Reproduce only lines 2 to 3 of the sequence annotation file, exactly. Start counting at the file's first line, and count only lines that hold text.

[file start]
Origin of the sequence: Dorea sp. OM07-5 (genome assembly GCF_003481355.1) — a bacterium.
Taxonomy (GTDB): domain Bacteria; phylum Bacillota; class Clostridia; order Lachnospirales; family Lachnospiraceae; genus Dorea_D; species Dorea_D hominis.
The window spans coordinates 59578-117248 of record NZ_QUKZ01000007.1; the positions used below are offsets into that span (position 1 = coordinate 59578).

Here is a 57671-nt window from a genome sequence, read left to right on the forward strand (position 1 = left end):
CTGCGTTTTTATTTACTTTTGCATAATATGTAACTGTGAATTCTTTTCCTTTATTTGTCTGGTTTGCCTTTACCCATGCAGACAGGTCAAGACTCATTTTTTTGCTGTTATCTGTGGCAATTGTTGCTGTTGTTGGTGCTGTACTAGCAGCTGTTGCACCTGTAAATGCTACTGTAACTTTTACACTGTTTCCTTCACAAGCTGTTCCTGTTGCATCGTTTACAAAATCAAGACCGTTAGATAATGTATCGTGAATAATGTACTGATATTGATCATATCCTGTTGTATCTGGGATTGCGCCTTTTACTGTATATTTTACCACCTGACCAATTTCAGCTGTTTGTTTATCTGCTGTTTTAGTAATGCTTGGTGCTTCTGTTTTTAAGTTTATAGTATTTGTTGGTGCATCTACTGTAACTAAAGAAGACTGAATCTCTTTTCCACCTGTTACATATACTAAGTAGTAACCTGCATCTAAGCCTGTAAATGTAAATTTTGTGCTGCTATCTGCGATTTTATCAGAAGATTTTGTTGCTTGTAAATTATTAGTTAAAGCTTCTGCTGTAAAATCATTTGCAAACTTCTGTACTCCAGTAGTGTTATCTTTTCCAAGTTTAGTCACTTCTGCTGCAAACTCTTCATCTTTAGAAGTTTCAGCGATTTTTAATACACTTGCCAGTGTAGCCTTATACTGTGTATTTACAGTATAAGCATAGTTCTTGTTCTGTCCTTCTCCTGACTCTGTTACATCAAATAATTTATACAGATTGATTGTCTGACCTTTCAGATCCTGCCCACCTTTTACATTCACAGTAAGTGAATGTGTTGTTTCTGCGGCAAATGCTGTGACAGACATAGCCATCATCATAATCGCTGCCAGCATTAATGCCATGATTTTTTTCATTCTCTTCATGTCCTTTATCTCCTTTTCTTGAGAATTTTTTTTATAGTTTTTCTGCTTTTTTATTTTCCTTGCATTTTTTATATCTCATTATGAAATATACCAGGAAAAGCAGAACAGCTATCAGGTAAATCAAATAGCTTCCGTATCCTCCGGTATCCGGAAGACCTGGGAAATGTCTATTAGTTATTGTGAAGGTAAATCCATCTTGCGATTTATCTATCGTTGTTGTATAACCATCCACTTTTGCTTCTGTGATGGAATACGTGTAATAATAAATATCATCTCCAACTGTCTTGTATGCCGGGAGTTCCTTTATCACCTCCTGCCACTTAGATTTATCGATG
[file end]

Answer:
Taxonomy (GTDB): domain Bacteria; phylum Bacillota; class Clostridia; order Lachnospirales; family Lachnospiraceae; genus Dorea_D; species Dorea_D hominis.
The window spans coordinates 59578-117248 of record NZ_QUKZ01000007.1; the positions used below are offsets into that span (position 1 = coordinate 59578).